- Ask yourself “am I okay with this?” If the answer is yes, go back to step 1. If the answer is no, there’s work to do. Make that change even if it involves an uncomfortable conversation or email (if you don’t know what to say, go back to step 1) to pressure on management. If you are the management, maybe an apology is due! Own up to the fact that you haven ’t done enough to make diversity more than a buzzword up until now.
- Now commit to that change. If diversity and decolonisation is actually important to your business or workplace, put actual money, time and resources towards it. Don’t let this this become another token* gesture towards diversity.
- Do it and don’t expect praise. White people aren’t the heroes of this story.
Whatever you do, don’t leave it up to the BIPOC to be the only voice of racial diversity and inclusion in the workplace. It is everyone’s responsibility.
*Tokenism is when businesses, brands or individuals diversify to virtue signal or simply to ‘look diverse’, but when you look a little bit closer you see that this was a one time thing and they have made no other effort to prioritise diversity. To avoid tokenism and virtue signalling in your own activism, make sure you have detached your ego from your efforts. Would you still do it even if no one knew you had done it?
Putting money into places that educate people on racism, empower and support ethic minority groups is one of the biggest you can do right now.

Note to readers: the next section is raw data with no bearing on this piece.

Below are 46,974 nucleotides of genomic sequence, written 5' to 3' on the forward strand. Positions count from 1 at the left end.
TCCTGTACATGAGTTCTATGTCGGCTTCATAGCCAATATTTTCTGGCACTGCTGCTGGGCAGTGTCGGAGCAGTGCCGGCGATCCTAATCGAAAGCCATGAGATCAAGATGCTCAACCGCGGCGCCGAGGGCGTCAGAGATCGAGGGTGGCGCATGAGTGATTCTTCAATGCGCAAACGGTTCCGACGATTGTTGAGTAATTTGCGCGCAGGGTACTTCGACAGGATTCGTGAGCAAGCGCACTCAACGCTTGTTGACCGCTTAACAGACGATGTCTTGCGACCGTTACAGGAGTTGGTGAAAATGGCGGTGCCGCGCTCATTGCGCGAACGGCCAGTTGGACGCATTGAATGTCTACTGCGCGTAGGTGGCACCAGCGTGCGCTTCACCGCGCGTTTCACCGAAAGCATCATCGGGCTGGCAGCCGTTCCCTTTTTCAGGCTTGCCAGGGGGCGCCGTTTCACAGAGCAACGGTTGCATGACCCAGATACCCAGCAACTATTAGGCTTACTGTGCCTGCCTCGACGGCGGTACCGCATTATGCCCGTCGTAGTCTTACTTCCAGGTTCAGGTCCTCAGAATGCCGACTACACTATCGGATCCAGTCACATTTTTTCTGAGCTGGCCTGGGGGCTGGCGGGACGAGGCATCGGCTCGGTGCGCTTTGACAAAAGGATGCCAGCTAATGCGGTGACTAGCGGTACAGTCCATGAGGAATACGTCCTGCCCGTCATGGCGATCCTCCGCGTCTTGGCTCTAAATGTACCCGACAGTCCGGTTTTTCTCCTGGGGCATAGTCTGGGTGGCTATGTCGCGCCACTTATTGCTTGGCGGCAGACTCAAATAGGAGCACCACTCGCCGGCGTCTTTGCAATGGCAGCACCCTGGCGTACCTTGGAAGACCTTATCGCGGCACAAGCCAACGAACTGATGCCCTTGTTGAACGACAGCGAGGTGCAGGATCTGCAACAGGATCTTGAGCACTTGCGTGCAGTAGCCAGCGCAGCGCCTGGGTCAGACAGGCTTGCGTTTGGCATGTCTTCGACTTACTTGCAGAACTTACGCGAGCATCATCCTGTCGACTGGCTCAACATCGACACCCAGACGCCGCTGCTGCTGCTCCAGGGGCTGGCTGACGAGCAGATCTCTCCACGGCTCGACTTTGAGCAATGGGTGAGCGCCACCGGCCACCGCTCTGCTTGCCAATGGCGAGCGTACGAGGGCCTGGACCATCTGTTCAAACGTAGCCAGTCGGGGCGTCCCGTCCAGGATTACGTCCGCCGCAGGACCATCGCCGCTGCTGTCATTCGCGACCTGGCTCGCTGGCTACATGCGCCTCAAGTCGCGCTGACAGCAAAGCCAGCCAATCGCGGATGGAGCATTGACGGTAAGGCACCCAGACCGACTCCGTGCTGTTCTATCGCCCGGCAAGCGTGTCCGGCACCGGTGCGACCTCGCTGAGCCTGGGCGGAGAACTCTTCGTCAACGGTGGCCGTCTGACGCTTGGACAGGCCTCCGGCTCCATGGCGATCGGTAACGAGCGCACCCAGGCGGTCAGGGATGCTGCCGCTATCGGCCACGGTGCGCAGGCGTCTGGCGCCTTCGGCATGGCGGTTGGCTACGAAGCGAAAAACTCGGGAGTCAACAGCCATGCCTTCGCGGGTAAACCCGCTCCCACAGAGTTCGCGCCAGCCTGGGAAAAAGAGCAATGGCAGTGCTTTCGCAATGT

Here are some places that you could donate to:
- Activist organisations
- Scholarship programmes.
- Community projects
- Bail Funds for protesters
- Victim memorial funds
- Youth group organisations
- Policy reform organisations
- Police reform organisations
- Black LGBTQ+ funds.
There are no shortage of places that need funds. So again, do your research to find the organisations that you align with and want to financially support. Partner up with these organisations, host events together, collaborate on fundraisers, invite them to do a live stream on your page, promote them, and donate out of your own pocket if you can. Put your money where your mouth is and commit to distributing your wealth and privilege.
You might have read this and wondered, why should you listen to me? And in asking that you would be correct. As a white, middle class person myself, I am certainly not the one you should be listening to right now.
Up until a few months ago, I had barely questioned why all my professors were white, why talking about race had been taboo at the dinner table or why there were huge gaps in my school curriculum. When I realised how much catching up I had to do, I felt guilty that it had taken me this long.
But it’s necessary that we get over our guilt very quickly, because sitting on these feeling will not change anything. Only our actions will make change.
And although this article has been about anti-racism in everyday habits, that’s not to ignore the importance of our activism going to greater lengths. Emailing your mp’s, going to protests, writing to companies, educating others, hostings events are all ways to take our antiracist action further.
So to sum it up: Learn. Process your feelings privately. Then do something about it.
And then do it again.
Continued from part 1.
Please feel free to send any questions, comments or critique by email.